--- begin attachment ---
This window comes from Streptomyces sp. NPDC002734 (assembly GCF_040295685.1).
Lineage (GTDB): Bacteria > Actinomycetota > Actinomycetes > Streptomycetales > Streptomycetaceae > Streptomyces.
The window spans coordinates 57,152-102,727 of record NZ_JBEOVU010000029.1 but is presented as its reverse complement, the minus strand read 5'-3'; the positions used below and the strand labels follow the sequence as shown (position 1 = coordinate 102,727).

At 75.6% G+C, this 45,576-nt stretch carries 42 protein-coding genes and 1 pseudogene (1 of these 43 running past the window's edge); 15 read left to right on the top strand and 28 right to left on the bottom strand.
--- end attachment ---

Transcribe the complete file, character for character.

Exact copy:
This window comes from Streptomyces sp. NPDC002734 (assembly GCF_040295685.1).
Lineage (GTDB): Bacteria > Actinomycetota > Actinomycetes > Streptomycetales > Streptomycetaceae > Streptomyces.
The window spans coordinates 57,152-102,727 of record NZ_JBEOVU010000029.1 but is presented as its reverse complement, the minus strand read 5'-3'; the positions used below and the strand labels follow the sequence as shown (position 1 = coordinate 102,727).

At 75.6% G+C, this 45,576-nt stretch carries 42 protein-coding genes and 1 pseudogene (1 of these 43 running past the window's edge); 15 read left to right on the top strand and 28 right to left on the bottom strand.